It all started, curiously enough, in the worst days of the Great Depression. The year was 1932, and Max Gitman decamped New York to establish a shirt making concern in the heart of Pennsylvania coal country: the Ashland Shirt & Pajama Company.
For 46 years, Ashland produced shirts for other labels on a contract basis. But in 1978, Max’s sons Alfred and Sheldon decided to start selling shirts under their own moniker. Gitman Bros. was born.
Gitman Bros. is today one of the few remaining shirt companies whose manufacturing is accomplished entirely on these shores. I’m particularly taken by its Gitman Vintage division, which combs the company’s archives to resurrect fabrics and designs from its past.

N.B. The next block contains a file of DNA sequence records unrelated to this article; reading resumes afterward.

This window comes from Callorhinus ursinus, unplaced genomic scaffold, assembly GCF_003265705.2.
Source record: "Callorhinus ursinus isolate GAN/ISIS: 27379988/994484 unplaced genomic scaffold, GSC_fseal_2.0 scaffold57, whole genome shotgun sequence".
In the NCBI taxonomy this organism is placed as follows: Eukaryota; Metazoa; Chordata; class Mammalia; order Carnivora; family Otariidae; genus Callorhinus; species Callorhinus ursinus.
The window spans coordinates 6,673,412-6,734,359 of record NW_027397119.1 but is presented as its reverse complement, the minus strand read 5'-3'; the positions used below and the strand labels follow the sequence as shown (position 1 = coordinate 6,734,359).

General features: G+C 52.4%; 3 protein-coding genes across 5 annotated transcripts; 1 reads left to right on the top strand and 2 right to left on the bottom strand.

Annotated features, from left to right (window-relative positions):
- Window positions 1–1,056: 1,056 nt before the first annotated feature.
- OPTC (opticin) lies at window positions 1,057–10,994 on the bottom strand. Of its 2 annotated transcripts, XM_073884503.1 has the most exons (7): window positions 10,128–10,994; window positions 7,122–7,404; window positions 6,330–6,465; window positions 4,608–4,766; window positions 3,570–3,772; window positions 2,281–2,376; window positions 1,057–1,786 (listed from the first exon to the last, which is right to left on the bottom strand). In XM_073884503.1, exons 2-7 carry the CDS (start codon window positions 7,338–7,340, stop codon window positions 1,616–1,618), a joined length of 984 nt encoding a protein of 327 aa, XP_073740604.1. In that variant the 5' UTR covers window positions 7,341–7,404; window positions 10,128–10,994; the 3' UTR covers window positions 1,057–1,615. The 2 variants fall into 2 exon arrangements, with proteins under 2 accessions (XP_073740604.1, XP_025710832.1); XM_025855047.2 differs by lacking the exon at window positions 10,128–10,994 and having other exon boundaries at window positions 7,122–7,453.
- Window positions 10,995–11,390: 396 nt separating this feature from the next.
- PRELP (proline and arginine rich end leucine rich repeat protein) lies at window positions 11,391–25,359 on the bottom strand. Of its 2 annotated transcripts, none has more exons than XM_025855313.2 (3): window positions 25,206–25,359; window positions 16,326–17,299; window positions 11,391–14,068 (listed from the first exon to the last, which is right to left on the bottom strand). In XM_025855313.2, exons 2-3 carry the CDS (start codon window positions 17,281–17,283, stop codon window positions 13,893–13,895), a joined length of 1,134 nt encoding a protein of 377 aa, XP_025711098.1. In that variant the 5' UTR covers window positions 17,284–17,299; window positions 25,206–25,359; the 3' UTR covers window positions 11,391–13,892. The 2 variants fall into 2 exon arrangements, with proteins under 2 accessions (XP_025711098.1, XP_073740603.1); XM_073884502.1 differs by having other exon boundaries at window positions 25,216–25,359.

I recently purchased a button down from the Gitman Vintage collection–from Charleston, S.C. retailer Indigo & Cotton, an enterprise that traffics largely in American made goods.
My shirt–a real gem–is fashioned from a lightweight royal blue and pink madras plaid. It has the crispness associated with a lightweight linen, without linen’s proclivity to excessive wrinkling. And while the collar is just a touch shorter than I’d prefer, it’s still longer and more classically shaped than most of the American made button downs out there.
Of note: If you’re considering purchasing one of these shirts from Indigo & Cotton, I recommend that you consult the size chart on the Gitman Vintage website. It’s more accurate than the chart on the Indigo & Cotton site.